Discussion forums for Q&A and Assignment 3 – 977 clicks and 949 clicks.

    Activities in the first week ranged from 177 clicks up to 352. Indicating that many students started these more than once.

    Activities in the last week ranged from 83 to 146 clicks. The 146 clicks was titled “Pragmatic assignment 3 advice”.

    Definite drop off. The most popular activity in the last week got less clicks than the least popular activity from week 1.

Reasons?

@palbion made the point that students are pragmatic and do what they think they need. It appears that the EDC3100 design addresses this somewhat in that they tend to stick with the activities as they need it.

However, by the last week the students have the results from two assignments that make up 59% of their assessment. I wonder if the small percentage associated with completing study desk activities and knowing their likely mark results in them making a pragmatic decision? One potential explanation for the drop off in the last week.

The other is they are probably busy with other assignments and courses they need to catch up on after being on Professional Experience.

@beerc has made the suggestion that perhaps by the end of semester the students are more confident with the value of the course site and how to use it. They’ve had the full semester to become familiar, hence less clicks searching around to make sure everything is checked.

Of course, asking them would be the only way to find out.

Thoughts?

From thinking to tinkering: The grassroots of strategic information systems

What follows is a long overdue summary of Ciborra (1992). I think it will have a lot of insight for how universities implement e-learning. The abstract for Ciborra (1992) is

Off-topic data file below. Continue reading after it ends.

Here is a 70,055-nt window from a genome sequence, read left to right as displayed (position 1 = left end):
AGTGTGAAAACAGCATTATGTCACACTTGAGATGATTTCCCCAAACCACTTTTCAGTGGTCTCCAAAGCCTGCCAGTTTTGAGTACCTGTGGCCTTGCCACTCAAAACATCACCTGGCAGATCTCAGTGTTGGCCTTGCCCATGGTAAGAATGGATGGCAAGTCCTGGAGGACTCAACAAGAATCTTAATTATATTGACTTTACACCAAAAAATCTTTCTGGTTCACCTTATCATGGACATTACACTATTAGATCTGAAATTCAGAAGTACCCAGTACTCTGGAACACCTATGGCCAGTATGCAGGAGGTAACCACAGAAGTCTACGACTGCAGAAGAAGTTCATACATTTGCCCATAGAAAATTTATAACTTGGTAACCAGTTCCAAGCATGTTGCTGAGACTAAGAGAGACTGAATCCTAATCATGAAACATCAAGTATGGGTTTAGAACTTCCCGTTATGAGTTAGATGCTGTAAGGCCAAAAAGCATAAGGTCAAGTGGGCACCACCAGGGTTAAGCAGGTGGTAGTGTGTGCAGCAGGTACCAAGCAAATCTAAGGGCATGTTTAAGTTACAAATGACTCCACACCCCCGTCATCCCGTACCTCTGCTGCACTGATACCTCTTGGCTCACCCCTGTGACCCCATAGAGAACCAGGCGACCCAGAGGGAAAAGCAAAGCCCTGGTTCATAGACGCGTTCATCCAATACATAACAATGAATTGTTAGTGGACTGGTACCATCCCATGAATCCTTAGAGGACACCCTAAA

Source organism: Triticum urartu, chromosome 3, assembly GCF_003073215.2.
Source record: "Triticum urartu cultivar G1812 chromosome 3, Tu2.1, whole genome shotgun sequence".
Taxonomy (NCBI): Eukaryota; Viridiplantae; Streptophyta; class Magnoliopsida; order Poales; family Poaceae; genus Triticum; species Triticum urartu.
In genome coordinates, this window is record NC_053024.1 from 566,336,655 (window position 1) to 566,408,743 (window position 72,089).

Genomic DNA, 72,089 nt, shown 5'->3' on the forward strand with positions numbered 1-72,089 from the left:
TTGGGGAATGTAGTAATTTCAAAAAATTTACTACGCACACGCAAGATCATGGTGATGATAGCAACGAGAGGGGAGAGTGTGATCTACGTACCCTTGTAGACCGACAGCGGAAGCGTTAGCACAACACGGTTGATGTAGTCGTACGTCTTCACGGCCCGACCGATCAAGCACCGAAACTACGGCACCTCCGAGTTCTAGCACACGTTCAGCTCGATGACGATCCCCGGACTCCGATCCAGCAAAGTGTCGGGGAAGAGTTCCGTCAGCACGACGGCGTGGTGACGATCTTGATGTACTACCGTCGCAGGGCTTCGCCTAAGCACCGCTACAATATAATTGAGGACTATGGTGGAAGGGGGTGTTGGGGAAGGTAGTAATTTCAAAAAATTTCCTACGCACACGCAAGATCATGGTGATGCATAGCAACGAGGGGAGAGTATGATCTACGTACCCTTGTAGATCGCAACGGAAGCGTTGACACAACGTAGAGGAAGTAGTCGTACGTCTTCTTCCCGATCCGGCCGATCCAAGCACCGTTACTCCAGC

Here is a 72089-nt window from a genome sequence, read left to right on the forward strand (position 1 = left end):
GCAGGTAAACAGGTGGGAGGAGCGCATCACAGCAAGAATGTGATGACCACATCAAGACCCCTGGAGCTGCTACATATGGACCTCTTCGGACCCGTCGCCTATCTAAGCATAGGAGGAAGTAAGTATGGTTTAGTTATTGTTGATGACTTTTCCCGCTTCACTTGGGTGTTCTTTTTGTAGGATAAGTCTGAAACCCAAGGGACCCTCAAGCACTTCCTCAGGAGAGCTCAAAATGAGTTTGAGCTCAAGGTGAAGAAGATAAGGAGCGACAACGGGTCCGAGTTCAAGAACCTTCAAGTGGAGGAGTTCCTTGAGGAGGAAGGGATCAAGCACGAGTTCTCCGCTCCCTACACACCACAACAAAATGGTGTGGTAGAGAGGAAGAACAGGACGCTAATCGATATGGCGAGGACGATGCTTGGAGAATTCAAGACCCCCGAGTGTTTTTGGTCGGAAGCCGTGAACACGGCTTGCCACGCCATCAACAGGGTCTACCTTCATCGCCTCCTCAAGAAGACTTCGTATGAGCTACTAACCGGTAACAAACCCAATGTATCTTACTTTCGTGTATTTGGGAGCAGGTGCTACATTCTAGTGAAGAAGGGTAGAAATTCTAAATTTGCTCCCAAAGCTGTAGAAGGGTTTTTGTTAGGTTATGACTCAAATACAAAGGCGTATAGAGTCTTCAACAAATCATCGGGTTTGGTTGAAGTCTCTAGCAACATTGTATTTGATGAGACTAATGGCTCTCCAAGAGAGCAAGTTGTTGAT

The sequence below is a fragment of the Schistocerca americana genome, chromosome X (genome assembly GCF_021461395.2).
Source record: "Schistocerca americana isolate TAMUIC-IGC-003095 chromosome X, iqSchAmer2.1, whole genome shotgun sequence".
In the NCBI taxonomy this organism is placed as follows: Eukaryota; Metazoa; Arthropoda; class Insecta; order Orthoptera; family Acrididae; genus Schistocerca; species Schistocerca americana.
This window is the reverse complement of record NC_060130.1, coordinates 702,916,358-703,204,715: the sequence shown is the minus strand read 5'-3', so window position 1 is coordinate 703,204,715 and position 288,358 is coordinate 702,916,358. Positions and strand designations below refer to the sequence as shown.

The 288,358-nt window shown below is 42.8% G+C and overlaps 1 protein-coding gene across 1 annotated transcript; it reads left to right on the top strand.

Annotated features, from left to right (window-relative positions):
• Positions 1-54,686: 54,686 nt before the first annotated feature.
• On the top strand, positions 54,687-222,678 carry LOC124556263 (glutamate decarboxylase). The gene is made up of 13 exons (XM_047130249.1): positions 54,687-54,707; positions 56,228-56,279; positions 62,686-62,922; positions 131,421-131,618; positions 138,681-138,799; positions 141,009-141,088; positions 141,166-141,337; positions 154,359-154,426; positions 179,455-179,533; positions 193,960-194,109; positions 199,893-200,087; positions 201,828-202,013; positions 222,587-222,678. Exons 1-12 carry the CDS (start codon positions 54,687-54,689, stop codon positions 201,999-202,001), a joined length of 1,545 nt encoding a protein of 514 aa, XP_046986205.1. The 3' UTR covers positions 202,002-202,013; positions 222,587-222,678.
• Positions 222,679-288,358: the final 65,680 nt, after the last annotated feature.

When building a Strategic Information. System (SIS), it may not be economically sound for a firm to be an innovator through the strategic deployment of information technology. The decreasing costs of the technology and the power of imitation may quickly curtail any competitive advantage acquired through an SIS. On the other hand, the iron law of market competition prescribes that those who do not imitate superior solutions are driven out of business. This means that any successful SIS becomes a competitive necessity for every player in the industry. Tapping standard models of strategy analysis and data sources for industry analysis will lead to similar systems and enhance, rather than decrease, imitation. How then should “true” SISs be developed? In order to avoid easy imitation, they should should emerge from from the grass roots of the organization, out of end-user hacking, computing, and tinkering. In this way the innovative SIS is going to be highly entrenched with the specific culture of the firm. Top management needs to appreciate local fluctuations in practices as a repository of unique innovations and commit adequate resources to their development, even if they fly if the face of traditional approaches. Rather than of looking for standard models in the business strategy literature, SISs should be looked for in the theory and practice of organizational leaming and innovation, both incremental and radical.